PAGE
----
克莱门特-琼斯勋爵 (Tim Clement-Jones)
现在欧洲的普遍情绪是从安全和人权的角度看待中国，而非过去 20 年的贸易和投资方式角度。 这在很大程度上受到了美国历届政府政策的影响。 人们错误地认为美国的地缘政治政策总是随着新政府的到来而改变。 没有特朗普在早上 6 点发推文是一种解脱，但乔拜登在安全问题和与中国的关系上将像他的前任一样强硬。 无论英国是好是坏，以及在欧盟范围内，由于获取情报关系的可能性更有限，我们的分歧已持续了十年，现在我们决定更紧密地与美国对华政策保持一致。 英国最近颁布的《国家安全和投资法案》(National Security and Investment Act)确定了包括政府可以阻止 的17 个敏感部门，其中包括人工智能和量子计算技术，这与CFIUS 的做法十分相似。 因此，尤其是对于英国企业投资者而言，投资与国家安全之间出现了一种新的紧张关系。 随着围绕贸易的新立法和动态，企业不得不在政治上谨慎。 他们必须考虑寻求的投资或与海外投资者合作投资的行业是否具有潜在的敏感性。
供应链的全球遣返将成为一个问题。 而供应链的发展有起有伏。 在 20 世纪，它们先扩张然后收缩，再扩张。 但是，特别是由于英国退欧、疫情和人们对疫苗制造方式的理解——以及我们与中国的新关系变得更糟糕——遣返将是当务之急。 未来与中国接触和中国投资的最佳方式将是避免从敏感省份采购，而不是处理可能引起华为那种国家基础设施安全担忧的问题，并积极参与联合国可持续发展目标和气候变化等重要的全球合作领域。 如果我们不这样做，到 2050 年我们将不会看到净零排放。中国作为一个重要的经济强国、贸易和投资伙伴的地位不会消失。 但我们需要选择贸易和合作的领域。在这种情况下，我们需要良好的导航技能。
克莱门特-琼斯勋爵 CBE(Lord Clement-Jones CB), 上议院议员。 人工智能、数字和创意产业演讲者 | 英国、中国、美国和中东
虽然英中关系在过去一年有所降温，但之前在一个领域内，英国对许多中国人仍具有高度吸引力：教育。 在过去五年中，中国留学生的数量增加了 34%：目前大约有 120,000 人。 当然，对于一个受到疫情严重打击的行业来说，这些数据从财务角度看是有利的。 但它们也具有更长远的意义。 在英国留学的中国年轻人将成为未来商业、教育和媒体领域的领导者。 我们应该谨慎假设一种因果关系：在一个自由社会学习并不会自然地使人成为自由主义者，正如在中国学习的英国学生（数量少得多）并不会突然想在手机上下载中国共产党会员应用程序。 但长期影响很重要。 今天的中国最高领导人来自上一代，他们大多没有丰富的海外经验（与许多商界领袖相反)。但对于未来几代人来说，情况可能就不一样了。 只要他们在英国继续收到热情的对待，这种联系就会以目前难以预测的方式发挥作用。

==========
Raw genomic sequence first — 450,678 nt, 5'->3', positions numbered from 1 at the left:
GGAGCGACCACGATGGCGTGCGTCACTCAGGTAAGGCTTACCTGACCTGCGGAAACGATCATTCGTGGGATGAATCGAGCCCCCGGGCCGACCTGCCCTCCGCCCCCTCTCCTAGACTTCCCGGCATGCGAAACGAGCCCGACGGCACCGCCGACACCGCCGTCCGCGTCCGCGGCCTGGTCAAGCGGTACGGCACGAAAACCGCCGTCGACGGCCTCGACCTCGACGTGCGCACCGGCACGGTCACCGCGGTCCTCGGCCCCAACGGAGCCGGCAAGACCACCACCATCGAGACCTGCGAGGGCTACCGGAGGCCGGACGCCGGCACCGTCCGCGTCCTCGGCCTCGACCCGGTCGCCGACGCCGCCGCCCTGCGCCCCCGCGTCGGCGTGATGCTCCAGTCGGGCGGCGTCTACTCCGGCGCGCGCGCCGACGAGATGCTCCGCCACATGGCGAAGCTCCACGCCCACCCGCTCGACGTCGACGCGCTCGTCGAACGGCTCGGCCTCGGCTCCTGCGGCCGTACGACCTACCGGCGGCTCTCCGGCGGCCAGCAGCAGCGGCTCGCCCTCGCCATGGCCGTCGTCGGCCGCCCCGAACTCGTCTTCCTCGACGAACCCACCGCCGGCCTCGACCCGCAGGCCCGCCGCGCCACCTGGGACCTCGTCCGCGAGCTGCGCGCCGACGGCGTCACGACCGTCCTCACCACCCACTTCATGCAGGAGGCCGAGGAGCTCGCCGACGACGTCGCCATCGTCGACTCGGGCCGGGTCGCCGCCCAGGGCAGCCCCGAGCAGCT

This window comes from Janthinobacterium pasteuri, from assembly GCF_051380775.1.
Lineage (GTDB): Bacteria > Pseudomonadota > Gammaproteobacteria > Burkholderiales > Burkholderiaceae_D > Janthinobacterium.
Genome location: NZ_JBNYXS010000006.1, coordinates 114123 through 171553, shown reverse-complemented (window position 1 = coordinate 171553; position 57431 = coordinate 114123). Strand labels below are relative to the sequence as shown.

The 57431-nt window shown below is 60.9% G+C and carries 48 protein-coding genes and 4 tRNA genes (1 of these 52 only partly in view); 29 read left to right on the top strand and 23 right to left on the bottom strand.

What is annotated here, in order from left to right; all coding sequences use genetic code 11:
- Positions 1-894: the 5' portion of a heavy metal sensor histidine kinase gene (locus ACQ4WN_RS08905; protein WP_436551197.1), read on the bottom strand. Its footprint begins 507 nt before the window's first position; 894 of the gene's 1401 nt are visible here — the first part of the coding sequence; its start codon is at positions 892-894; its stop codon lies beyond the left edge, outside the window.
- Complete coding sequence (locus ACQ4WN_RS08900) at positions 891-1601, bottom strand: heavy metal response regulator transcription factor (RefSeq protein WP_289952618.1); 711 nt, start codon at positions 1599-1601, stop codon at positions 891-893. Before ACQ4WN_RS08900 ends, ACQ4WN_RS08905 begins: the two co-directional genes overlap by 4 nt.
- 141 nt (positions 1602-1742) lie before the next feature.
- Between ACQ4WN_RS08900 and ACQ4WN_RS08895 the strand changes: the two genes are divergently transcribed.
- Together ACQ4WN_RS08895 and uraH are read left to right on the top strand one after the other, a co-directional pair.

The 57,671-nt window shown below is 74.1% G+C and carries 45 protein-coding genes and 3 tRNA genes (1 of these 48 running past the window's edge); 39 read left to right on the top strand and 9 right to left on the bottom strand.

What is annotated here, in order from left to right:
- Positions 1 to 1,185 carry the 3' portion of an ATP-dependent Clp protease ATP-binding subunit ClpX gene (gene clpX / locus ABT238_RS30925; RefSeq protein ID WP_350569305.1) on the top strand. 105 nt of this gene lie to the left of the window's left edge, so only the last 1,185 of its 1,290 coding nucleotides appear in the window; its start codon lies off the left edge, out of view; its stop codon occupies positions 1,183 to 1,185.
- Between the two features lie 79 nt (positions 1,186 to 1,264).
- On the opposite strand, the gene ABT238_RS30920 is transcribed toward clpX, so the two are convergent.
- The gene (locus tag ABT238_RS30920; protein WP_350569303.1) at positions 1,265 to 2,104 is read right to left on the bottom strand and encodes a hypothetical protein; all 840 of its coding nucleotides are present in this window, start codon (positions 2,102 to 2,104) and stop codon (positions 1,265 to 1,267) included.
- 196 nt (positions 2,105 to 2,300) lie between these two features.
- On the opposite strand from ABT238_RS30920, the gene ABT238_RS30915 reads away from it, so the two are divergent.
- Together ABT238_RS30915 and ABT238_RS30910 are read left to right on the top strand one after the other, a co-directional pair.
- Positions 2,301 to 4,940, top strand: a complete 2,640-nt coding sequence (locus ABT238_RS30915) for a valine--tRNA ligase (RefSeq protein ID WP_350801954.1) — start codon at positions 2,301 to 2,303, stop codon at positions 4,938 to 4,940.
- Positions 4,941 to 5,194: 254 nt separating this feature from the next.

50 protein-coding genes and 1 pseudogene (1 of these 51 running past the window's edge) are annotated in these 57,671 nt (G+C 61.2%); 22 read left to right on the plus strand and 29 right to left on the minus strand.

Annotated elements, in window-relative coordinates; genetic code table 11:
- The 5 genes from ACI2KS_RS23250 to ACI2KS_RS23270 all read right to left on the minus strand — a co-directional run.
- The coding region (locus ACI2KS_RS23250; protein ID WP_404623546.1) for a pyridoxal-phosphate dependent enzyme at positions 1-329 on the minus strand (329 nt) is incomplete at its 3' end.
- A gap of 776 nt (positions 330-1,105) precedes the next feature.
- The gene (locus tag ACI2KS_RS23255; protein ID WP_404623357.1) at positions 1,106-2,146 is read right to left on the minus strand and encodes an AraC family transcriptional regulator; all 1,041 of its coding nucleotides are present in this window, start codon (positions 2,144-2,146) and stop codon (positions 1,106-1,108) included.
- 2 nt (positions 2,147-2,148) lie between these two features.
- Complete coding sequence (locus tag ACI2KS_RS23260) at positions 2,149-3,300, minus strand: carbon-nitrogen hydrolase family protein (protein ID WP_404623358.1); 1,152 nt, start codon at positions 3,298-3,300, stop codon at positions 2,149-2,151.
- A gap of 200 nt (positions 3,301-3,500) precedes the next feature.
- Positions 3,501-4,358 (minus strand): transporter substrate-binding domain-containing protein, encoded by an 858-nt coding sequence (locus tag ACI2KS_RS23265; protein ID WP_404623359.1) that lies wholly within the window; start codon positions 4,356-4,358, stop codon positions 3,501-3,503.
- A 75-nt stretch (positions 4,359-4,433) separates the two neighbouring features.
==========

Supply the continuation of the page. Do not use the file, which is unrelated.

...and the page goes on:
中国学生在英国的存在也提供了另一个重要经验。它让英国高等教育部门有机会表明，有些价值观对英国大学的工作重要性是不可置疑的。这包括对所有主题(包括中国本身)进行自由和公开的辩论。学术自由是使英国学者、学生和教授等人能够在持续的资金危机和日益官僚化的情况下创建一个受全球尊重的系统的因素。 我还没有遇到过不重视在英国系统中听到的多元化观点的中国学生。 即使中国父母对课堂上发生的事情一无所知，他们显然喜欢多元化教育群产生的东西；毕竟，父母通常是付钱的人。 我们需要更多的英国学生走另一条路——例如，可以资助政府的新图灵计划，以允许英国学生就读中国大学。 那么，中国必须做更多的事情来表明它欢迎真正的辩论，这是所有教育的命脉。 而中英双方都有工作要做。
拉纳·米特 (Rana Mitter) 是近代中国历史与政治学教授； 前牛津大学中国中心主任； 圣十字学院院士
约翰 麦克莱恩(John McLean)
如果没有合适的中国接触战略，“全球英国”将是一个毫无意义的命题。 为了协助制定这样的战略，我建议为这种关系设定一些原则。这包括承认两国都希望与对方合作，但也承认他们不会在所有问题上意见一致，并且他们应该就如何处理和解决这些问题达成共识。 使用共同的共识领域（例如气候、健康、生物多样性）来打造强有力的合作领域并减少夸夸其谈。 私下讨论有争议的问题，并确保有定期的多层次沟通渠道。 我们应该认识到，两国经贸关系密切，双边经贸往来呈增长趋势。 同时，要对对方的国内问题保持敏感。 相互竞争可以与在相互重要的问题上的合作共存。 最后，双方必须认识到，为了使良好的贸易关系蓬勃发展，双方需要致力于寻找解决方案和妥协，这将使关系向前发展。
将选择转化为具体内容，双方应重启双边会议如经济对话和银通，以及更进一步，双方的高级官员应开始互访对方国家，更新认知，使他们的理解基于现实而不是基于过时的认知。 对中国来说，它应该显着增加有关中国向英国的信息流向，因为中国不应该假设英国内部对中国有很好的理解。此外，中国应该制定一个战略，向英国人民展示中国在许多领域正在发生的重大变化（包括技术、基础设施和人们的生活方式）及其丰富的文化历史。 对英国来说，挑战更为根本，因为它需要制定一个愿景，即”全球化英国”应如何与中国合作，并确保部长们一旦做出决定，就会达成一致，而不是发出相互矛盾的信号。 总之，尽管在过去 20 年中经历了充满挑战的时期，但双边贸易仍在继续增长，我相信通过公开对话和相互学习，我们为真正的“全球化英国”奠定了基础。
约翰 麦克莱恩 (John McLean) OBE 是一位与中国合作超过 20 年的商人。 他是伦敦金融城董事协会主席，曾任英中贸易协会（CBBC）董事会成员。
阿斯特丽德·诺丁 (Astrid Nordin)